In the middle of a terminal strip of a breadboard, one typically finds a notch running in parallel to the long side. The notch is to mark the centerline of the terminal strip and provides limited airflow (cooling) to DIP ICs straddling the centerline. The clips on the right and left of the notch are each connected in a radial way; typically five clips (i.e., beneath five holes) in a row on each side of the notch are electrically connected. The five rows on the left of the notch are often marked as A, B, C, D, and E, while the ones on the right are marked F, G, H, I and J. When a "skinny" dual in-line pin package (DIP) integrated circuit (such as a typical DIP-14 or DIP-16, which have a 0.3-inch (7.6 mm) separation between the pin rows) is plugged into a breadboard, the pins of one side of the chip are supposed to go into row E while the pins of the other side go into row F on the other side of the notch. The columns are numbered 1 - 50 or whatever number of columns there are.
To provide power to the electronic components.
A bus strip usually contains two rows: one for ground and one for a supply voltage. However, some breadboards only provide a single-row power distributions bus strip on each long side. Typically the row intended for a supply voltage is marked in red, while the row for ground is marked in blue or black. Some manufacturers connect all terminals in a column. Others just connect groups of, for example, 25 consecutive terminals in a column. The latter design provides a circuit designer with some more control over crosstalk (inductively coupled noise) on the power supply bus. Often the groups in a bus strip are indicated by gaps in the color marking.
Bus strips typically run down one or both sides of a terminal strip or between terminal strips. On large breadboards additional bus strips can often be found on the top and bottom of terminal strips.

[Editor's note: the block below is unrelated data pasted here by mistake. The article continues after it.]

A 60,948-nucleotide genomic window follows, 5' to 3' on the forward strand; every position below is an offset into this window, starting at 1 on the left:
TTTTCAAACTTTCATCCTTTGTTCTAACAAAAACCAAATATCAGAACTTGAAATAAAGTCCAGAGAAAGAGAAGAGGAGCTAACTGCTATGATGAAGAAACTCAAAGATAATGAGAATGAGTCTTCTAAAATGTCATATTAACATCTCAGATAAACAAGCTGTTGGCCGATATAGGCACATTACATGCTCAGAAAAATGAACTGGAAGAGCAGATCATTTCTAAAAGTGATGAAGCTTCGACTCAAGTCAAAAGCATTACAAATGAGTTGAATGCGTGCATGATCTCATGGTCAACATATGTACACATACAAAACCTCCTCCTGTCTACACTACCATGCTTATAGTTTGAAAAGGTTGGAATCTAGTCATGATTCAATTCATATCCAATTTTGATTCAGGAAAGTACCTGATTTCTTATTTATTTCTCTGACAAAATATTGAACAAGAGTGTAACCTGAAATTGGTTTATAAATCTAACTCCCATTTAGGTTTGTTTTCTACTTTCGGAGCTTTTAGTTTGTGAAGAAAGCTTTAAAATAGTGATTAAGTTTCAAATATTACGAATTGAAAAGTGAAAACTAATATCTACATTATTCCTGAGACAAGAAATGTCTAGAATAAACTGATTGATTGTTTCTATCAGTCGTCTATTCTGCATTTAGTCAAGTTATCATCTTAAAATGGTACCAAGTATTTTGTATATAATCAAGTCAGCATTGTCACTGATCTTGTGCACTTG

Note there are two different common alignments for the power bus strips. On small boards, with about 30 rows, the holes for the power bus are often aligned between the signal holes. On larger boards, about 63 rows, the power bus strip holes are often in alignment with the signal holes. This makes some accessories designed for one board type incompatible with the other. For example, some Raspberry Pi GPIO to breadboard adapters use offset aligned power pins, making them not fit breadboards with aligned power bus rows. There are no official standards, so the users need to pay extra attention to the compatibility between a specific model of breadboard and a specific accessory. Vendors of accessories and breadboards are not always clear in their specifications of which alignment they use. Seeing a close up photograph of the pin/hole arrangement can help determine compatibility.
Some manufacturers provide separate bus and terminal strips. Others just provide breadboard blocks which contain both in one block. Often breadboard strips or blocks of one brand can be clipped together to make a larger breadboard.
In a more robust variant, one or more breadboard strips are mounted on a sheet of metal. Typically, that backing sheet also holds a number of binding posts. These posts provide a clean way to connect an external power supply. This type of breadboard may be slightly easier to handle. Several images in this article show such solderless breadboards.
A "full size" terminal breadboard strip typically consists of around 56 to 65 rows of connectors, each row containing the above-mentioned two sets of connected clips (A to E and F to J). Together with bus strips on each side this makes up a typical 784 to 910 tie point solderless breadboard. "Small size" strips typically come with around 30 rows. Miniature solderless breadboards as small as 17 rows (no bus strips, 170 tie points) can be found, but these are only suitable for small and simple designs.